In fact, the Sox looked like relentless world beaters on that stage in Wednesday night's Game 1, putting on a hitting and pitching clinic in a 13-1 romp over the Colorado Rockies.
Eight days, on the other hand -- which is how long the Rockies had to wait around for their first appearance in the World Series -- looked like way more than they wanted or needed.
When Josh Beckett (seven innings, six hits, one run, nine strikeouts) wasn't blowing fastballs right by the rusty Rockies or freezing them with his curveball and changeup, the zoned-in Boston bats were sending whistling liners all over the Fenway Park outfield and making lefty Jeff Francis look un-ace-like.
"I don't think anybody took an at-bat off tonight," said Red Sox second baseman Dustin Pedroia, who set the tone as much as Beckett by leading off the first with a homer in his first World Series at-bat. "Everyone is trying to get a good pitch to hit, and if they don't get it, they're not swinging."
It was as if the latter stages of the American League Championship Series segued right into the World Series. If you recall, the Red Sox completed their comeback from 3-1 down against the Indians by throttling their opponent by an aggregate score of 30-5 in the final three games.
Make that 43-6 in the past four games.
"For us, we definitely have a lot of momentum going," said first baseman Kevin Youkilis, who has been on fire since the day the postseason started. "I think those last three games against the Indians, we were rolling on all cylinders. Guys were feeling a little more comfortable at the plate."
The Sox, who became the first team in postseason history to score more than 10 runs in three straight games, are now 8-3 in October and are three victories away from their second World Series championship in four seasons.
"We're playing at the highest level right now," said Red Sox shortstop Julio Lugo. "Our defense, our pitching, our hitting, it's at the highest level right now."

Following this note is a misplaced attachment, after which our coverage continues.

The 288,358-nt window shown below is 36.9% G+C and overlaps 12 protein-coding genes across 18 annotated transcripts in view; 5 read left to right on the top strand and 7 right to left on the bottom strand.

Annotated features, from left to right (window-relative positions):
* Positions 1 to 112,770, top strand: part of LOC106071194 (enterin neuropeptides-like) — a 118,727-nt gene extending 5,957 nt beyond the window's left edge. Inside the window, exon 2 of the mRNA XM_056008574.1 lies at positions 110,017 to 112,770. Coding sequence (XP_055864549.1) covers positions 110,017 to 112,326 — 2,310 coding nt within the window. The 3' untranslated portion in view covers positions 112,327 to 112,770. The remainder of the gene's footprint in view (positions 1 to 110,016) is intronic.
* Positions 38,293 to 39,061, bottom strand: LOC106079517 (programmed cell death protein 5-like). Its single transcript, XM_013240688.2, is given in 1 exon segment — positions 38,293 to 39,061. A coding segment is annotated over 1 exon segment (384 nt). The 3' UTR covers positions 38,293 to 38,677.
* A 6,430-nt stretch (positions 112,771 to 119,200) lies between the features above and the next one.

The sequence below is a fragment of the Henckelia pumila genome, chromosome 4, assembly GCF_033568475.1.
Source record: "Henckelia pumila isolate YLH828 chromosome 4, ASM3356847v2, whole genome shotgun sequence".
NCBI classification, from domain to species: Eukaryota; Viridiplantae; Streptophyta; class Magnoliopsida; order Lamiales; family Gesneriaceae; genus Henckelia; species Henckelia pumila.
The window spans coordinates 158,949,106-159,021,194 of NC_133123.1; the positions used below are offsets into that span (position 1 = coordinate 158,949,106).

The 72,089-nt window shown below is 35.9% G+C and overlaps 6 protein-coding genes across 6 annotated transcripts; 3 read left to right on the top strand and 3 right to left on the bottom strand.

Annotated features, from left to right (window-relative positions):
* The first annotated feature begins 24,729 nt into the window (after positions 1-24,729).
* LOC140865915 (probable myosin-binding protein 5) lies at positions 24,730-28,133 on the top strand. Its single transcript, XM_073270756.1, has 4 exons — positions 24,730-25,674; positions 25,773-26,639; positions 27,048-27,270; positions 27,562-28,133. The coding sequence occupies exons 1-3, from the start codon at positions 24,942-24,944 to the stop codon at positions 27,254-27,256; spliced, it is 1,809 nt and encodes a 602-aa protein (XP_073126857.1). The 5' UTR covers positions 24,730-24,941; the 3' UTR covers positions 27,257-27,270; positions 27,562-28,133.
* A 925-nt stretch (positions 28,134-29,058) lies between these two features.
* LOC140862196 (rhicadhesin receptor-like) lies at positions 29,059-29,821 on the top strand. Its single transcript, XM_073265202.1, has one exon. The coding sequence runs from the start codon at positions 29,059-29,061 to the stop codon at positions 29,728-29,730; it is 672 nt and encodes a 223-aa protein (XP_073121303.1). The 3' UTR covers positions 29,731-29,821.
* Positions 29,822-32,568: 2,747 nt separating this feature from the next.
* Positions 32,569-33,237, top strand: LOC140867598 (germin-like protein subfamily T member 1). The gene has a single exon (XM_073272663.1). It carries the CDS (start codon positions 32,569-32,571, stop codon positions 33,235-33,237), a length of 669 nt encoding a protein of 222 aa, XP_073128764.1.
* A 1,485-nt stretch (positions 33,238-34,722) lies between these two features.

Clearly, there is no higher level of pitching than what Beckett is delivering this October. In four starts, he is 4-0 with a 1.20 ERA. Lifetime in postseason, he is 6-2 with a 1.73 ERA. Third baseman Mike Lowell has been with him for every one of those games.
"It's something special," said Lowell. "I saw it in '03 [with the Marlins]. I thought that was the best three-week stretch I had seen by any pitcher. He's putting a good comparison to that so far this postseason."
All year long, the Red Sox have prided themselves on their pitching and their defense. But at just the right time, the offense is peaking. Boston scorched nine doubles in this one to set a World Series record.
Youkilis, who is hitting .422 in the postseason, went 2-for-5 and scored three runs. David Ortiz scored twice and had two hits, both doubles, while driving in two. Manny Ramirez continues to be Manny, slamming three hits and scoring three times. Jason Varitek, J.D. Drew and Lugo (3-for-4) all had multi-hit games.
"I think for us, tonight, we went out and put together good at-bats and made Francis work a little bit," said Youkilis. "I think that was the biggest thing, for us to score early and often."
"I thought, offensively, the whole night we did a good job taking what [Francis] gave us, laying off pitches out of the zone, and even a couple innings when he got a couple outs, we didn't let him off the hook and have quick innings, and we prolonged innings with two strikes, two outs," manager Terry Francona said. "We took our walks, [and] when the ball was in the zone, [we] took some pretty good swings."